Comments: Media coverage of the open letter to the archbishops

Re Brother Ivo's article, where he writes, "Dr Martin Luther King Jnr spoke of the. 'paralysis of analysis' and sometimes the pressing needs of the times requires us to unite behind a less than perfect proposition."

I was cheered to be reminded of Dr. King's use of the phrase, paralysis of analysis. It fits the occasion. King also talked about what he called the "myth of time", that things will change if we just wait a hundred years or more. That seems to fit the occasion at hand as well.

I signed the letter, not because I find it a less than perfect instrument. I signed it because it allows me an opportunity, perhaps a very marginal one, to speak some truth to power in what is something an "Anglican curia", a concept that is at odds with the finer, though often messy, traditions of our polity.

The letter represents the kind of thing I would want to say on the floor of a synod dealing with our present crisis.

I'm grateful for the initiative of the authors of the letter, and for those still in harness, I'm grateful for their courage.

Posted by Rod Gillis at Sunday, 10 January 2016 at 8:14pm GMT

The Bishop of Rochester disagrees saying that the Bible and 2,000 years of Christian teaching speaks against gay sex. Not that the letter mentions gay sex...

Posted by Kate at Sunday, 10 January 2016 at 10:20pm GMT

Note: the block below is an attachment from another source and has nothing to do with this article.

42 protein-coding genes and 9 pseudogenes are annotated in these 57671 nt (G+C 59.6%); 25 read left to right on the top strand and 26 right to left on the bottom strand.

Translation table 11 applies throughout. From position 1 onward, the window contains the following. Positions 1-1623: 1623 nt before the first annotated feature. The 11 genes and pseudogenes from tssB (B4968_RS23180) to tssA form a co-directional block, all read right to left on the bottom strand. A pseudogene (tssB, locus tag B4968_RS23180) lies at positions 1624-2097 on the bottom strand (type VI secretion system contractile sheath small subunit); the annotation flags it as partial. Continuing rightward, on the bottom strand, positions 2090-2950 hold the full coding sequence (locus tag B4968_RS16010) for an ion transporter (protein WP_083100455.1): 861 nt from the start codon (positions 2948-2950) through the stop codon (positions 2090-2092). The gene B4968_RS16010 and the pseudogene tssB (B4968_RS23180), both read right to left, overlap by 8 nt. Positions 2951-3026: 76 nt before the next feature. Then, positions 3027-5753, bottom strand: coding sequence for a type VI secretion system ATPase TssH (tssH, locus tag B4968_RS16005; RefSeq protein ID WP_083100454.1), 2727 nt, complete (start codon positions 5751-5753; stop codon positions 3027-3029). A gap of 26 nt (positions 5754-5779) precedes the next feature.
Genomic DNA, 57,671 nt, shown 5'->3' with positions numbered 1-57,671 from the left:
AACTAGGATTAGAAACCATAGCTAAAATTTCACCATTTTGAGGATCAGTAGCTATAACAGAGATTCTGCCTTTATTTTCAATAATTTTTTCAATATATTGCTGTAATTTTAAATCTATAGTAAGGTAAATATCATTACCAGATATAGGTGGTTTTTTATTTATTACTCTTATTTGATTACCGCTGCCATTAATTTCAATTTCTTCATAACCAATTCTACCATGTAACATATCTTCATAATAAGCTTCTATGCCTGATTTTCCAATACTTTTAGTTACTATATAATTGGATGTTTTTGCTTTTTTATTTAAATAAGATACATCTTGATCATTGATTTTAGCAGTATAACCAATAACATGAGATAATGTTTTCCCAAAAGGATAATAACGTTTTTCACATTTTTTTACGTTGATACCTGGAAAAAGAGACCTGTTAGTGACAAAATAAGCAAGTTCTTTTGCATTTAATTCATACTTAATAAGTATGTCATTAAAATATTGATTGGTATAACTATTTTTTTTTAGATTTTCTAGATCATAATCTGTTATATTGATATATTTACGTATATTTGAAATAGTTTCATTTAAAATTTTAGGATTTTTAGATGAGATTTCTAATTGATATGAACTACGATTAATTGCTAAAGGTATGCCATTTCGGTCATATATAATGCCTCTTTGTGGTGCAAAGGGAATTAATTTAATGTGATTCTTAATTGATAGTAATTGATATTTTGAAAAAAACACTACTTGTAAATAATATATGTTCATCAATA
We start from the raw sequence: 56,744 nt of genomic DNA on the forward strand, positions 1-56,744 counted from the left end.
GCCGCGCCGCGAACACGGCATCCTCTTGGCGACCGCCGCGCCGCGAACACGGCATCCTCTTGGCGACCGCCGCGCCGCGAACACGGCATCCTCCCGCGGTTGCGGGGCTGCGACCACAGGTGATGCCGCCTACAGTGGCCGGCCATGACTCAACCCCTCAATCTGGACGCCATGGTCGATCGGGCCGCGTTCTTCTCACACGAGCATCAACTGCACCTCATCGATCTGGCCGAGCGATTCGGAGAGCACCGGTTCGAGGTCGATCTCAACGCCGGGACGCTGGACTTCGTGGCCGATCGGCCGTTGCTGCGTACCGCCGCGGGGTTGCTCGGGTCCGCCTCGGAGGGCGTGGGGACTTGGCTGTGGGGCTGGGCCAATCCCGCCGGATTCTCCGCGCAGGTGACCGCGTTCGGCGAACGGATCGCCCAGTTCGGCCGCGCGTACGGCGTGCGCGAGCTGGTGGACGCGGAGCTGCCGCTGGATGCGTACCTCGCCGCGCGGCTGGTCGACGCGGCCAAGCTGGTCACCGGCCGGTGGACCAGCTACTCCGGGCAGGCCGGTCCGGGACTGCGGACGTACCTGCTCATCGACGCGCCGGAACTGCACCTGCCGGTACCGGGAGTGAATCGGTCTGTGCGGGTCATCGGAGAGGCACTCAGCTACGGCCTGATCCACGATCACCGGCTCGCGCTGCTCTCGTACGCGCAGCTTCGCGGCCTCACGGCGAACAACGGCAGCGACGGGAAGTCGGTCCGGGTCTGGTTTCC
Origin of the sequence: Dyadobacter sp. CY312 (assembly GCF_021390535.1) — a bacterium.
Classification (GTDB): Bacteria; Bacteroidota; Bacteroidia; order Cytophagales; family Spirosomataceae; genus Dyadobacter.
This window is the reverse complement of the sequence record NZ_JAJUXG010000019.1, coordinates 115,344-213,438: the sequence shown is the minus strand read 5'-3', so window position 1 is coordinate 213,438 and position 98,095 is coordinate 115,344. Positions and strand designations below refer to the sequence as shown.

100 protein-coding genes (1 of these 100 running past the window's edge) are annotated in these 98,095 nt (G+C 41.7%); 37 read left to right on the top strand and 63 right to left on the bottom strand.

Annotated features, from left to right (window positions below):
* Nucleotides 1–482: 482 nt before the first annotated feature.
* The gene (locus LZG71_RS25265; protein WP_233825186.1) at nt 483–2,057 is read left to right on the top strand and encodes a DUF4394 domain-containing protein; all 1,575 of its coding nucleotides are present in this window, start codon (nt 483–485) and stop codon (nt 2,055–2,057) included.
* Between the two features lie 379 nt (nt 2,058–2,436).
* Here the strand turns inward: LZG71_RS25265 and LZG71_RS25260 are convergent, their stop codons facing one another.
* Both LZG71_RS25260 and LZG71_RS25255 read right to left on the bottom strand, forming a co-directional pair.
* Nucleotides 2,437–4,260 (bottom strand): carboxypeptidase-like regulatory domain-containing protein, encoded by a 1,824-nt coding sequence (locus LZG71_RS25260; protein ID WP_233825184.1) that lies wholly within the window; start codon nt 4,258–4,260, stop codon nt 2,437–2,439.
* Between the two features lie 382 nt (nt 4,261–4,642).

"Not that the letter mentions gay sex..."

That's my biggest problem with it, Kate. The elephant in the room is the belief that homosexuality is inherently sinful. Until that changes, discrimination will continue, and worse, be masked by platitudes about repentance. Thing will appear to've improved when they haven't. In many ways, this insidious position's worse than open prejudice.

Welby's already expressed repentance for the church's past treatment of gay people, but, likely 'cause he's not junked the belief that homosexuality's a "salvation issue," fails to see that there's anything wrong with the church's current treatment. For him and so many others, "homophobia" is defined narrowly as violence and abuse, with the application of "traditional teaching" exempt.

Evangelicals are always careful to be specific about homosexuality, 'cause they recognize that this is what it all hinges on. Far too many in the affirming camp fudge the issue to build unity and avoid confrontation. I'd rather lose the signature of the equal marriage opposing "Brother Ivo," who talks of the "tactics" of the "LGBTI agenda," than duck confronting the root cause of the thing condemned. In a heartbeat.

Posted by James Byron at Monday, 11 January 2016 at 5:15am GMT

Kate:Michael Nazir-Ali is the former Bishop of Rochester, not the current one -he resigned a few years ago, partly because he didn't like the way the church seemed to be going on issues like this. It is a little frustrating that the media give him such a prominent platform.

Posted by Anne at Monday, 11 January 2016 at 6:58am GMT

For clarity, that's the *former* Bishop of Rochester.

Posted by Pete Broadbent at Monday, 11 January 2016 at 7:51am GMT

"The Bishop of Rochester disagrees saying that the Bible and 2,000 years of Christian teaching speaks against gay sex"

And the Bible condemns female ordination and headship.....1950 years of Christian teaching meant nothing to him ( he ordained dozens of women and appointed the first female Archdeacon in the CofE) and he was also liberal on divorce and remarriage.

So you see you can be contrary with the strictures of St Paul...and Bishop Nazir Ali is a prime example.

Posted by robert ian wiilliams at Tuesday, 12 January 2016 at 5:45pm GMT
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